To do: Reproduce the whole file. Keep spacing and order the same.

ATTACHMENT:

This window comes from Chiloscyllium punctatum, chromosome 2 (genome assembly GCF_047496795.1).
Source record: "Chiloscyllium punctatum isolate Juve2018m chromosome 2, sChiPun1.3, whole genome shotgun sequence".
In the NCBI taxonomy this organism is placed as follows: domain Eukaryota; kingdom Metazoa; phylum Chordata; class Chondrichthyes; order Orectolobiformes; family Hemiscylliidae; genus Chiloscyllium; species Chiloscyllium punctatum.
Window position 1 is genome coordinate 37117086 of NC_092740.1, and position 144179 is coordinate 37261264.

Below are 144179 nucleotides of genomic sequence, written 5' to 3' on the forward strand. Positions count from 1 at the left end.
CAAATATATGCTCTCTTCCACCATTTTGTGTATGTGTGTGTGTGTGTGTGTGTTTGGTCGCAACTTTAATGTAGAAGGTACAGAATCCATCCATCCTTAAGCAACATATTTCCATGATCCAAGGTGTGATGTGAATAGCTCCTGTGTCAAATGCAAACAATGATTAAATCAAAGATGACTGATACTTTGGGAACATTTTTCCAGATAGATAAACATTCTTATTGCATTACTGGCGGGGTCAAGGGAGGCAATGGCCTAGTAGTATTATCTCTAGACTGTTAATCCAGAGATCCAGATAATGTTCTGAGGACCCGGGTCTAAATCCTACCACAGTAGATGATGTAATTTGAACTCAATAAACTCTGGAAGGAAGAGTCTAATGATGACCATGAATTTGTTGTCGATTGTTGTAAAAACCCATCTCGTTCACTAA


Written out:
This window comes from Chiloscyllium punctatum, chromosome 2 (genome assembly GCF_047496795.1).
Source record: "Chiloscyllium punctatum isolate Juve2018m chromosome 2, sChiPun1.3, whole genome shotgun sequence".
In the NCBI taxonomy this organism is placed as follows: domain Eukaryota; kingdom Metazoa; phylum Chordata; class Chondrichthyes; order Orectolobiformes; family Hemiscylliidae; genus Chiloscyllium; species Chiloscyllium punctatum.
Window position 1 is genome coordinate 37117086 of NC_092740.1, and position 144179 is coordinate 37261264.

Below are 144179 nucleotides of genomic sequence, written 5' to 3' on the forward strand. Positions count from 1 at the left end.
CAAATATATGCTCTCTTCCACCATTTTGTGTATGTGTGTGTGTGTGTGTGTGTTTGGTCGCAACTTTAATGTAGAAGGTACAGAATCCATCCATCCTTAAGCAACATATTTCCATGATCCAAGGTGTGATGTGAATAGCTCCTGTGTCAAATGCAAACAATGATTAAATCAAAGATGACTGATACTTTGGGAACATTTTTCCAGATAGATAAACATTCTTATTGCATTACTGGCGGGGTCAAGGGAGGCAATGGCCTAGTAGTATTATCTCTAGACTGTTAATCCAGAGATCCAGATAATGTTCTGAGGACCCGGGTCTAAATCCTACCACAGTAGATGATGTAATTTGAACTCAATAAACTCTGGAAGGAAGAGTCTAATGATGACCATGAATTTGTTGTCGATTGTTGTAAAAACCCATCTCGTTCACTAA